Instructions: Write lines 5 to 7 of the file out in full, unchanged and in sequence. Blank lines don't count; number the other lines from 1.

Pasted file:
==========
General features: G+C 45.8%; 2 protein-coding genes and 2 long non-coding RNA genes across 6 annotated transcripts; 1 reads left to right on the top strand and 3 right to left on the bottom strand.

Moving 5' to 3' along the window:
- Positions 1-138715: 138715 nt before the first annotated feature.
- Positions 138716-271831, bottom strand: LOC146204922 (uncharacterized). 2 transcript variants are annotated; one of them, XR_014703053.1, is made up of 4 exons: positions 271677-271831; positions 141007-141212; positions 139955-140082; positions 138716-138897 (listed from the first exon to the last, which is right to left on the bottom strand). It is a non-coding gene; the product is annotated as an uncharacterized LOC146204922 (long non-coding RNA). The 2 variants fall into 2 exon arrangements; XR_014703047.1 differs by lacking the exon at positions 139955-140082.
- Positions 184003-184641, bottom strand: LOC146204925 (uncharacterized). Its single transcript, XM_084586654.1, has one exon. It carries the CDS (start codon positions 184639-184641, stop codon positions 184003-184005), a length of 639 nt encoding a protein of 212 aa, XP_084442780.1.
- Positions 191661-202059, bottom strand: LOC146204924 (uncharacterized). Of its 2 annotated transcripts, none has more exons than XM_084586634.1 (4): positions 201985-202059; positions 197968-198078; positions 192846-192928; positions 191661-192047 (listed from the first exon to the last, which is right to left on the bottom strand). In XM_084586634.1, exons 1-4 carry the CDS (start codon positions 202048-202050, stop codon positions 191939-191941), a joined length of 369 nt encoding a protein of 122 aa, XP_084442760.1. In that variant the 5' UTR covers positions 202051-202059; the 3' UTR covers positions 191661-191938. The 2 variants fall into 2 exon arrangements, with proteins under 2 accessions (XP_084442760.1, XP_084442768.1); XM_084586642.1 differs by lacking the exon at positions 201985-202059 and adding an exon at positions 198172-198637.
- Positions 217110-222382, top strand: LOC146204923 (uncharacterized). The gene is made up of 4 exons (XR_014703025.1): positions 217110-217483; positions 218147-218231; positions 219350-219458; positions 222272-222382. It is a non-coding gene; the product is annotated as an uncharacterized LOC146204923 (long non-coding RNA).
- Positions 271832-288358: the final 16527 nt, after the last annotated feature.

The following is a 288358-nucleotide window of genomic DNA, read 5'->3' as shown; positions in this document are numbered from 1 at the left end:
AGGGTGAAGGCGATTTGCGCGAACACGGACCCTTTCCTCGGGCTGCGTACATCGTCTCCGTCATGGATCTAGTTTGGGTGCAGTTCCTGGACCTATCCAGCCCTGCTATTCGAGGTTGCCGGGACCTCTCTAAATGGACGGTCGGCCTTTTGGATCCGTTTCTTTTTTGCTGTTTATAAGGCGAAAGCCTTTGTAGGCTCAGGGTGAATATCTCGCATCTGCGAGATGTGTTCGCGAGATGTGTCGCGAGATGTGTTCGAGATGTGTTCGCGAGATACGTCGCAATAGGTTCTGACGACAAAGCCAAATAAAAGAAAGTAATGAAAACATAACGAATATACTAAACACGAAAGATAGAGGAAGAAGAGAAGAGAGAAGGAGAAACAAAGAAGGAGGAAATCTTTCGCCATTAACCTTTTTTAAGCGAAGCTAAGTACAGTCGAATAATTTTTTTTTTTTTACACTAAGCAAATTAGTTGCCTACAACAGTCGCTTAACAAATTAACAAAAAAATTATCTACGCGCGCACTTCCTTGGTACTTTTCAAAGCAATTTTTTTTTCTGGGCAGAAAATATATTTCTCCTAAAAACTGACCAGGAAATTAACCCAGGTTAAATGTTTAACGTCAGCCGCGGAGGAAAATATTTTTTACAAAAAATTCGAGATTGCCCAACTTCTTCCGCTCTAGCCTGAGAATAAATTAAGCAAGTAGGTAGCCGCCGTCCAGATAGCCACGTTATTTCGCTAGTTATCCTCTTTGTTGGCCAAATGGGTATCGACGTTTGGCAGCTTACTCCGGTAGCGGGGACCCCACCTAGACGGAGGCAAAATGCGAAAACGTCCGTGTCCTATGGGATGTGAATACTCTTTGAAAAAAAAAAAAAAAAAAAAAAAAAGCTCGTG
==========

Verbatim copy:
- Positions 184003-184641, bottom strand: LOC146204925 (uncharacterized). Its single transcript, XM_084586654.1, has one exon. It carries the CDS (start codon positions 184639-184641, stop codon positions 184003-184005), a length of 639 nt encoding a protein of 212 aa, XP_084442780.1.
- Positions 191661-202059, bottom strand: LOC146204924 (uncharacterized). Of its 2 annotated transcripts, none has more exons than XM_084586634.1 (4): positions 201985-202059; positions 197968-198078; positions 192846-192928; positions 191661-192047 (listed from the first exon to the last, which is right to left on the bottom strand). In XM_084586634.1, exons 1-4 carry the CDS (start codon positions 202048-202050, stop codon positions 191939-191941), a joined length of 369 nt encoding a protein of 122 aa, XP_084442760.1. In that variant the 5' UTR covers positions 202051-202059; the 3' UTR covers positions 191661-191938. The 2 variants fall into 2 exon arrangements, with proteins under 2 accessions (XP_084442760.1, XP_084442768.1); XM_084586642.1 differs by lacking the exon at positions 201985-202059 and adding an exon at positions 198172-198637.
- Positions 217110-222382, top strand: LOC146204923 (uncharacterized). The gene is made up of 4 exons (XR_014703025.1): positions 217110-217483; positions 218147-218231; positions 219350-219458; positions 222272-222382. It is a non-coding gene; the product is annotated as an uncharacterized LOC146204923 (long non-coding RNA).